The panoramic sunroof is nearly 2 square meters large going from the front of the car to the rear and offers 97.7% undisturbed views, using a Low E glass (lower emissivity. It can block up to 99.9% of UV rays, providing a heat reduction of over 40% compared to other panoramic sunroofs according to the company.AITO M5 panoramic glass roof
The seats use nappa leather and are pretty comfortable, the driver's seat automatically moves backward when the door opens to give the driver more space to get in, and it moves back to its original place after the door is shut. Seats in the front come with heating, ventilation and massage and those in the back just get heating - which is still pretty nice.AITO M5 rear space
The leg space in the back is ample which is surprising considering the pretty average wheelbase of 2,880mm, seats are firm and the sides slope inwards a bit so you feel very cozy, however the middle seat is not that great and not suited for long rides at all.
It’s time to test Huawei’s expertise in creating fluid, smooth operating system, shown for the first time in a car. The center console is filled with the giant 15.6 inch infotainment screen with a system based on HarmonyOS. The screen resolution is 1,920x1,080 and it has HDR support.AITO M5 runs on Huawei HarmonyOS
The HarmonyOS system runs amazingly well, the whole system offeres unprecedented customization and Huawei has definitely made it very intuitive. The camera on the driver's side can recognise faces and automatically adjust themes/homescreens to the driver.The driver's side camera
If paired with Huawei phones, smart watches or pretty much anything else in the Huawei ecosphere then everything is linked together really smoothly - want to go somewhere and have the location on your phone? Just send it to the car and it’ll open the navigation app for you.
The driver's most used controls will be on the left hand-side making it easier for access and nearly everyone who uses a phone will be able to use this infotainment without much difficulty. However, being too similar to a phone or a tablet experience made us swipe up from the bottom to go back to the homepage a few times when actually going to the homepage requires clicking the Home button in the lower left corner.AITO M5 driver's view
The cars voice assistant has functions on par with other cars, however its AI is pretty clever, being able to recognise who is speaking - driver, front, left or right rear occupant. It is quite natural, it supports continuous dialogue and will keep listening for a minute for any instructions that may follow and knows to block out the conversation you might be having with your friend, however, this is not perfect. We purposely used some “commands” in the conversation we were having and the system did get confused.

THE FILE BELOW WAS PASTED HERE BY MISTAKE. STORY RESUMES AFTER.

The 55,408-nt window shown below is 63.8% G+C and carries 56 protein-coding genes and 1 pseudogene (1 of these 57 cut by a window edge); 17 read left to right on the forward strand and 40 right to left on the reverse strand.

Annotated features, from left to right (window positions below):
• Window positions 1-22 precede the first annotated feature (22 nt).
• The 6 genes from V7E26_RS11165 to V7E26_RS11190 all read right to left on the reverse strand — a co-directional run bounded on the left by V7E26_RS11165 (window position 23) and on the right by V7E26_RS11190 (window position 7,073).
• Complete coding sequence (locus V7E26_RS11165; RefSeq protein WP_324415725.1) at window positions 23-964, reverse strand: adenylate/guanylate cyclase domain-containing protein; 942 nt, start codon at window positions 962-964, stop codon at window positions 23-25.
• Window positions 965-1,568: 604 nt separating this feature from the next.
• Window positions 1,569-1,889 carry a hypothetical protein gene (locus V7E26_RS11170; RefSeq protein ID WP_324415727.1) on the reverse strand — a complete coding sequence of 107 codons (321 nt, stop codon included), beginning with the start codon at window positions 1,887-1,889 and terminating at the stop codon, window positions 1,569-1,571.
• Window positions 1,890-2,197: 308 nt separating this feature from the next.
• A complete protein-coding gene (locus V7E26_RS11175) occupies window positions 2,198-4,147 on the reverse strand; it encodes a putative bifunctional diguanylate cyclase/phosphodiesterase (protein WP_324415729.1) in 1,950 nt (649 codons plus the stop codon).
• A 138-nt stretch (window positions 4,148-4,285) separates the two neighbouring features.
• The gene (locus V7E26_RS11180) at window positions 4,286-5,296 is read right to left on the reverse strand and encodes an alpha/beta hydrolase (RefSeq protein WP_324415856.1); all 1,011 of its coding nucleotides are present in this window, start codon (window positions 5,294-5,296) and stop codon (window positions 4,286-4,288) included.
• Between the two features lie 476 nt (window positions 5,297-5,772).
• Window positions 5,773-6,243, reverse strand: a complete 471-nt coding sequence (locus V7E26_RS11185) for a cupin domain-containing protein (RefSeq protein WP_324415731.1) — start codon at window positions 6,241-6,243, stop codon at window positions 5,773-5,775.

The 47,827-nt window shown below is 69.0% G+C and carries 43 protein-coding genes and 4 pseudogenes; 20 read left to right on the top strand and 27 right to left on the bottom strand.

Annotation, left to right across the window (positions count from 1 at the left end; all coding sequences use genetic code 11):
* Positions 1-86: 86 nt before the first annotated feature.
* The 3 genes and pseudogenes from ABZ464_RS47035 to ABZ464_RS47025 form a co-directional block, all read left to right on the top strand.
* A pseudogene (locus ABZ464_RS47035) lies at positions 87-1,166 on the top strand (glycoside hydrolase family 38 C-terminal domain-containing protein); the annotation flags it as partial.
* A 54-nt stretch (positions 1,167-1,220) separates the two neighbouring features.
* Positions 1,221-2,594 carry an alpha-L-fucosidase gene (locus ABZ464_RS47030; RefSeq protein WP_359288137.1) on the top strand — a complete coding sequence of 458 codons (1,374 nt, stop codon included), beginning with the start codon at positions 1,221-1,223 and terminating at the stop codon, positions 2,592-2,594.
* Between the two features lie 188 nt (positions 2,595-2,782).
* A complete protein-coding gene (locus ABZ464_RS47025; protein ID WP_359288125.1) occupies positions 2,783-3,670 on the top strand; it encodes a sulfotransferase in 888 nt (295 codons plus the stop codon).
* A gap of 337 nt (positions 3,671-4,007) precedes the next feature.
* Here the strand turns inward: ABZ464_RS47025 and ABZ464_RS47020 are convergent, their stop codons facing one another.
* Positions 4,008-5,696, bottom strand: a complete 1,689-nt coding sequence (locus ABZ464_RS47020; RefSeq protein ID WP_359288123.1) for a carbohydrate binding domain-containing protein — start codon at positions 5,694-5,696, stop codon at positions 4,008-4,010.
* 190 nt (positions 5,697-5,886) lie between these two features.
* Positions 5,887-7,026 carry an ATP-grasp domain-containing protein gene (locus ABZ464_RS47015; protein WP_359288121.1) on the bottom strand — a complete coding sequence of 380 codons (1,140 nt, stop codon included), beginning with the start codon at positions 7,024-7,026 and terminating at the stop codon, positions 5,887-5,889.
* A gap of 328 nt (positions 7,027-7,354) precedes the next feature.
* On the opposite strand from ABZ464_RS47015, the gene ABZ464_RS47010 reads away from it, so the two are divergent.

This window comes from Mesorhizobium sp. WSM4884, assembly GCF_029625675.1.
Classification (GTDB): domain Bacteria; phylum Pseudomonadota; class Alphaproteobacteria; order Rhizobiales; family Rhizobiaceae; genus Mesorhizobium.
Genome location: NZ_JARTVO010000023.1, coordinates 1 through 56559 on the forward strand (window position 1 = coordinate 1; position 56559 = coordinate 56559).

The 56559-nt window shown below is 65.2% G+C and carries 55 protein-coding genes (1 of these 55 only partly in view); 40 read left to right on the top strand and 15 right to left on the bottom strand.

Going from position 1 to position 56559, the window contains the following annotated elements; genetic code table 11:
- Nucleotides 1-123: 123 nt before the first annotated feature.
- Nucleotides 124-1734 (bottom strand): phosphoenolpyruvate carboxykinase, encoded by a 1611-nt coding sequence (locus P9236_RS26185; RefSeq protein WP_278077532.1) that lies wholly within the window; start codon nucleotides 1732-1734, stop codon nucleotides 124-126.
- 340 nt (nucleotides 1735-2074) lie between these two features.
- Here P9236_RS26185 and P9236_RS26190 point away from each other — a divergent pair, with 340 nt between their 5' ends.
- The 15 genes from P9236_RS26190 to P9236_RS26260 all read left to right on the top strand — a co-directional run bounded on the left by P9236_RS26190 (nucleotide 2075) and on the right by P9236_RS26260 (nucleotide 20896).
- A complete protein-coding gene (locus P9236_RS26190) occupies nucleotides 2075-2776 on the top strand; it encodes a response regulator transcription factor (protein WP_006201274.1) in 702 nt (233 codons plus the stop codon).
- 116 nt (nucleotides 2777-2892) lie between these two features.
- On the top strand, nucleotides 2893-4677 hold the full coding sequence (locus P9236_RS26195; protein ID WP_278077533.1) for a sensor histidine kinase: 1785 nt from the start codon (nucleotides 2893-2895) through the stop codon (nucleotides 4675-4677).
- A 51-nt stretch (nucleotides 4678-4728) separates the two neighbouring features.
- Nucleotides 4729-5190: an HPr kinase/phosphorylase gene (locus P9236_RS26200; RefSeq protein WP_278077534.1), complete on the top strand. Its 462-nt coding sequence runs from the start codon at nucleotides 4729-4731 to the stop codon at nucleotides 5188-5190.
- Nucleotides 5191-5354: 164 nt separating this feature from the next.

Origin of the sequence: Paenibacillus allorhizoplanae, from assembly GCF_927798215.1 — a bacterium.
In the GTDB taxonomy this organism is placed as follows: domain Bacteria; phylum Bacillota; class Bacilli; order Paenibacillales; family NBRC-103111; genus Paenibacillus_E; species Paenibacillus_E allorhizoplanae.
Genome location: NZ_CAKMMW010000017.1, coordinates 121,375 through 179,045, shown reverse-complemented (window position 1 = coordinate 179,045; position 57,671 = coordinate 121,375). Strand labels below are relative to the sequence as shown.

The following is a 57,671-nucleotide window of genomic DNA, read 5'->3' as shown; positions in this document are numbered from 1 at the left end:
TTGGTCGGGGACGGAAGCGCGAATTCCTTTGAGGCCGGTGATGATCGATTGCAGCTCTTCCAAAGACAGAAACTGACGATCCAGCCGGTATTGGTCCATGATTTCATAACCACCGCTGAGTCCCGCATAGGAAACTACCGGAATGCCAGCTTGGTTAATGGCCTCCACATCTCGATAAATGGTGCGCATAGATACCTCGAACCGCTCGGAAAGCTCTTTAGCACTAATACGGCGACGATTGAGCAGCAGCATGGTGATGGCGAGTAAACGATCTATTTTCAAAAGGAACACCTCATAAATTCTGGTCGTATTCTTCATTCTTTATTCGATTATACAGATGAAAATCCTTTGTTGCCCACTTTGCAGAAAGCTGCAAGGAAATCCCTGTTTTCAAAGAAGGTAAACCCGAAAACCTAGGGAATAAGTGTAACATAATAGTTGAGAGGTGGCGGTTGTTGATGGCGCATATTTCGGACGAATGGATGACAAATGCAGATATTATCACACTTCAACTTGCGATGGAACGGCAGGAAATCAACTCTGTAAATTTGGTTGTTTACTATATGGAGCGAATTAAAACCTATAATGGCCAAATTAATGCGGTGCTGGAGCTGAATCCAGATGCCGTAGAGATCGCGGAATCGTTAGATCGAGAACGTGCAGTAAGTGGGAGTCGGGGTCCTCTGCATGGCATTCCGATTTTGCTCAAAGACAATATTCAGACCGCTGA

For a more detailed review of the HarmonyOS powered entertainment in this car, please head over to our sister site GSMArena.com.
The audio system uses Huawei Sound, has an output of over 1000W with 15 speakers and 7.1 surround sound. The speakers can reach a frequency of as low as 30Hz which we definitely felt whilst listening to some tunes and the sound quality was excellent, much better than some other car models who slap on a “branded” speaker system. Huawei mentioned that when designing the sound system they used the Bowers & Wilkins found in the Volvo XC90 as a benchmark and we could really appreciate their efforts in music genres such as pop/rock etc.
However, in music where the vocals were clearer then it fell short. In our flagship model the driver's headrest also has 4 Huawei Sound speakers built in so that when other passengers are sleeping or resting in the car, the music, calls and GPS instructions can all be sent through the headrest speakers and directly to the driver without disrupting the other passengers.
Power and Range
As said earlier, the AITO M5 is a range extender EV, and is equipped with a 1.5L turbocharged 4-cylinder engine with a 56L fuel tank. The AITO M5 comes in two electric motor configurations, a rear-wheel drive model and a 4WD model.